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Many important questions complicate the issue of providing subsidized child care in New York: Who qualifies for how much funding, for example. But at least one issue is clear. When counties cut or eliminate subsidies for families, they need more than 10 days’ notice.

Families in Erie County didn’t get that consideration three years ago, when then-County Executive Chris Collins slashed the eligibility level from 200 percent of the poverty level to 125 percent. That eliminated subsidies for the families of 1,500 children.

Last year in Suffolk County, the families of 1,200 children were similarly mistreated when the county lowered its eligibility level to 100 percent of poverty.

With barely a week’s notice, families were thrown into disarray, searching for alternative care that likely would have been more expensive, sometimes quitting their jobs or placing their children in child care settings that were, as the Child Care Resource Network tactfully puts it, “less than ideal.”

A bill that passed the Legislature and now needs only Gov. Andrew M. Cuomo’s signature would fix that problem. Its only effect would be to require counties to give families 60 days’ notice of a change in eligibility requirements. There is no financial implication beyond whatever cost that new extension of time imposes, and it would be a minor one compared to the peace of mind this measure would provide to tens of thousands of families across the state.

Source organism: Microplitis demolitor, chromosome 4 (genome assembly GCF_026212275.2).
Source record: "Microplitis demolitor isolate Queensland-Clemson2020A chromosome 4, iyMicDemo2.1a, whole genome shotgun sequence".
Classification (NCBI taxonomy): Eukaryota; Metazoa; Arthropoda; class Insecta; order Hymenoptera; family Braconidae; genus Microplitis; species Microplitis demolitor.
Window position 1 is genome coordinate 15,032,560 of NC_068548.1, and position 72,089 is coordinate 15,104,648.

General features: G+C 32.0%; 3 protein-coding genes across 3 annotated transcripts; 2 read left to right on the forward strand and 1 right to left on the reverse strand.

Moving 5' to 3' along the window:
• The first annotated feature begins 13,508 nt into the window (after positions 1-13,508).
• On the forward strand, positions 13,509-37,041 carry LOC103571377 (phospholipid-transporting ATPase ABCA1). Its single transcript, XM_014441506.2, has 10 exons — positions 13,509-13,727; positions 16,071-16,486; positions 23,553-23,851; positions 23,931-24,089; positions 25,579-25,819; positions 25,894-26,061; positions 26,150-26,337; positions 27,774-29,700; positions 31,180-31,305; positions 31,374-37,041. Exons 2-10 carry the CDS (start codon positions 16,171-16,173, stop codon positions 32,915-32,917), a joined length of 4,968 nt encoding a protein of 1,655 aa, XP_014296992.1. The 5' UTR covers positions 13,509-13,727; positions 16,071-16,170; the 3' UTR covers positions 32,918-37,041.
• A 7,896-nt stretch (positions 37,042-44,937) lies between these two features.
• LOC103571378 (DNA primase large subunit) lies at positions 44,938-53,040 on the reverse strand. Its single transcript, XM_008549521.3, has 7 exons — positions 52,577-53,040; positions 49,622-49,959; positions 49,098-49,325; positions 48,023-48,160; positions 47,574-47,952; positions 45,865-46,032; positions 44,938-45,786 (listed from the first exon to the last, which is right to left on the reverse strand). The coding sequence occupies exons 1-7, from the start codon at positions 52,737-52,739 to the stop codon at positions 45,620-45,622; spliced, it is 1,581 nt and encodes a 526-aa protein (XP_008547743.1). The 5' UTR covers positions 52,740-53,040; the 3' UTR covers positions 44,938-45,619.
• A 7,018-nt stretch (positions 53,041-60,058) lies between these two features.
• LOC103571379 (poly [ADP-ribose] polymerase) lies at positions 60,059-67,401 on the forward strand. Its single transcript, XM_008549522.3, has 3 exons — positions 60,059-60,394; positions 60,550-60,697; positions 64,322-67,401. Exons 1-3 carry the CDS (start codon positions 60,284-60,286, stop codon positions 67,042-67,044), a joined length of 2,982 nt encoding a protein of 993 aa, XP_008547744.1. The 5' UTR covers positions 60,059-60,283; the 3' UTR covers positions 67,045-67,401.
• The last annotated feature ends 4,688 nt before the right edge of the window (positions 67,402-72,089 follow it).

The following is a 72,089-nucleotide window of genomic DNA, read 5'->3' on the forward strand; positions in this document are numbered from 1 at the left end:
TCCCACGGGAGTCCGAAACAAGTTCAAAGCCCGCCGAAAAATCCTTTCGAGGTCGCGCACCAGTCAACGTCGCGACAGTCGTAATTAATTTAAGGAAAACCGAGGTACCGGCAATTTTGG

Here’s a measure of the legislation’s support. The bill passed on a bipartisan vote of 118-25 in the Democratic-led Assembly. In the closely divided Senate, where a power-sharing agreement is in effect, it passed on a unanimous vote of 63-0. That sends a powerful message about the value of this bill.

The final legislation was a product of compromise. In order to assure passage, supporters agreed to reduce the length of notice to 60 days from the bill’s original requirement for 90 days’ notice. It was a fair trade.

This is not a small matter. When working people have to quit what may be minimum-wage jobs because the rules are suddenly changed, everyone loses, including employers and taxpayers. It may be unfortunate that taxpayers are required to subsidize child care for New Yorkers who can’t afford it, but it would be far worse to put children in substandard care.

This should be an easy decision for Cuomo. He should sign this bill when it reaches his desk. As a political matter, the bill passed both chambers with veto-proof majorities, so a veto would have no practical effect.

As a matter of public policy, there appears to be no downside. The legislation does nothing more than to ensure that parents have a fair chance to arrange for appropriate child care when counties change their eligibility requirements. The bill places no other restrictions on counties, which, if necessary, can still change those requirements.

This is the kind of unfunded mandate counties and taxpayers can live with.